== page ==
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I've been gloating a bit, and I hope you have, too. Aside from the House, the Democratic party did very well. But the country still has problems. The first, if not the only one, is the "Fiscal Cliff," and that needs to be dealt with by the lame-duck Congress.

This was designed to be so serious a problem for the country that the parties would have to compromise in order to avoid it. The fault in that scheme is that congressional Republicans haven't exhibited any strong aversion to letting the country suffer if it might bring them a political advantage.

That means that somebody has to establish that it is to their political disadvantage to let the country suffer, and they have to do it in the next month, more or less -- laws have to be passed before the end of the year, and that means before the Christmas break.

And when I say "somebody" has to do it,
I mean that WE have to do it.

The President is going to be pushing. He started with his latest weekly address. But he can't do it alone. For one thing, holding the "Republicans," in general, accountable isn't enough to switch Congressman Smith's vote; the Tea Party and the Club for (Slow) Growth will threaten him in particular. So somebody has to work in each Republican-held congressional district to make the discussion about how the incumbent is holding the national economy hostage to his ideology.

And when I say "somebody" has to do it,
I mean that WE have to do it.

If you are in a Republican-held CD (2010 results), then go after the incumbent. Write letters to him and letters to the local papers. There have to be local blogs; get the discussion going on particular votes and how they effect particular situations close to home. If your state has a Republican senator, take similar action on him (or them).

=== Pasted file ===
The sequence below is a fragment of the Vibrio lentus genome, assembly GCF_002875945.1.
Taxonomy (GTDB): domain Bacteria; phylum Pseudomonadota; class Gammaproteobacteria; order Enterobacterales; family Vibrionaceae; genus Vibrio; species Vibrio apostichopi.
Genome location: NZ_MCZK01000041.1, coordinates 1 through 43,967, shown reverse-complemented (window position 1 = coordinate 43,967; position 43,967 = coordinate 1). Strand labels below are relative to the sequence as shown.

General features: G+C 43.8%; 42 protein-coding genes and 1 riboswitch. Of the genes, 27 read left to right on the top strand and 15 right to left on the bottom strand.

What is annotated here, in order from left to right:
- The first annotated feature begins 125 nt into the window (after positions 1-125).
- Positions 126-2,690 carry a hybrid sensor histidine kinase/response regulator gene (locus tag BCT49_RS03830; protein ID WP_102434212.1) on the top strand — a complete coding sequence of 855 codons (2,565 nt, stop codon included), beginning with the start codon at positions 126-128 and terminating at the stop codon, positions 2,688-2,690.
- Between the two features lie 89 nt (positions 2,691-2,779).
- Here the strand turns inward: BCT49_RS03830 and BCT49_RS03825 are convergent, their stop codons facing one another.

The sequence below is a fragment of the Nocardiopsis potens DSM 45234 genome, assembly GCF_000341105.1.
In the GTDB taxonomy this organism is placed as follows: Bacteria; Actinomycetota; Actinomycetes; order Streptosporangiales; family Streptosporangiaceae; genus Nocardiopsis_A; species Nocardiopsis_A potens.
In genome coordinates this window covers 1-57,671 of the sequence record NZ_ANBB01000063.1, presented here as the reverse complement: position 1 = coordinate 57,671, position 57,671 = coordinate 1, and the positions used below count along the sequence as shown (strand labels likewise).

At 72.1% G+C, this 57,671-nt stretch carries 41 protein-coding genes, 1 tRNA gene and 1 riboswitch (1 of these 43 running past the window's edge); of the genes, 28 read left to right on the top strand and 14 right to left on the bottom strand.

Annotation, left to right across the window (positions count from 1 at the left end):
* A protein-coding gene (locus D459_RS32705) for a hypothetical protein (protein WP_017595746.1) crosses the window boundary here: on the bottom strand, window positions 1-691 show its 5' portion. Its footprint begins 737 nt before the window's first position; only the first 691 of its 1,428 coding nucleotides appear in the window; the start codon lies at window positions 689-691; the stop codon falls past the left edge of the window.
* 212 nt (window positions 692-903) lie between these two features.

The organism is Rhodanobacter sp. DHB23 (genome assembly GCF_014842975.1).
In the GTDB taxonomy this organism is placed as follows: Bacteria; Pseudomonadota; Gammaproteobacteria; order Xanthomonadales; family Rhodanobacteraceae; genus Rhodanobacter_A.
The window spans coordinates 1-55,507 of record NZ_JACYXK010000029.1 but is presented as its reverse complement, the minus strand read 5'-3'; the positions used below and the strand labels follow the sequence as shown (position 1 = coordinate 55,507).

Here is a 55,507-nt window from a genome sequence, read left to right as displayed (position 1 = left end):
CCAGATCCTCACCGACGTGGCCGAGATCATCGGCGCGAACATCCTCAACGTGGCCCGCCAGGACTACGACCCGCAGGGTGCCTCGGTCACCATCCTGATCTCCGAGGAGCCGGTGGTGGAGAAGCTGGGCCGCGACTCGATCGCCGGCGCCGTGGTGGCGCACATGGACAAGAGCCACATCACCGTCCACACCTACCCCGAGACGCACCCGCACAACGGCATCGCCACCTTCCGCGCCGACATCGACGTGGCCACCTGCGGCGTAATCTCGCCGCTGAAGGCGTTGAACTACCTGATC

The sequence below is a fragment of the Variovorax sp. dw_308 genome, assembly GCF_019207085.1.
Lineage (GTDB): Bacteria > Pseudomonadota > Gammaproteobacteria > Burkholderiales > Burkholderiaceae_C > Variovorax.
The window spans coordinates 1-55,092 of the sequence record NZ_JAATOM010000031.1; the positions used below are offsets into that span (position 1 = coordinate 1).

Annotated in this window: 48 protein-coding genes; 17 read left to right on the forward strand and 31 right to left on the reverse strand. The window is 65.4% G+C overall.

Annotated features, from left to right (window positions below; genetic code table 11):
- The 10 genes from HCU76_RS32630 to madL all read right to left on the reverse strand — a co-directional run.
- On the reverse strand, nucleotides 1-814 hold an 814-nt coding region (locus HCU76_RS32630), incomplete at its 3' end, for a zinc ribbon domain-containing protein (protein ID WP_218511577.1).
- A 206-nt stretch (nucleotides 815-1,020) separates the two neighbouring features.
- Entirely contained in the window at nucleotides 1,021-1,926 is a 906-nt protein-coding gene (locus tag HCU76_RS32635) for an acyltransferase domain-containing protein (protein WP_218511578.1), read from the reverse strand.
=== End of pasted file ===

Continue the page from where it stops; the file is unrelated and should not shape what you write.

I would expect that most of us live, like myself, in blue territory. That makes our job harder, but it doesn't let us off. Actually, it gives us more targets. There are neighboring CDs and neighboring states with Republican reps and senators. We can write LTEs to papers which cover those territories. (The nearest big-city paper usually considers a large area its circulation area.) Local papers to the CD -- much less the state -- run blogs, and these seldom ask for your address when you post there.

Then, if your local Democratic rep takes a responsible position, praise him in a LTE. (You might write him, too.) In any LTE or blog post, look for a neighboring congressman to compare him to: "Congressman Smith's vote on the XXXX bill shows that he is looking out for the interests of his constituents who are working hard to pay their bills. I'm glad he's my representative rather than someone like Jones who voted to keep a tax break for his donors."

Also, while the pressure has to be on particular congressmen, the national discussion has a supporting role. Those of us who live in blue territory should write LTEs to national publications -- NYT, USA Today, WaPo, TIME, Newsweek -- about the need for a compromise,  Republican intransigence, flouting the will of the people, Boehner, McConnell, and such like.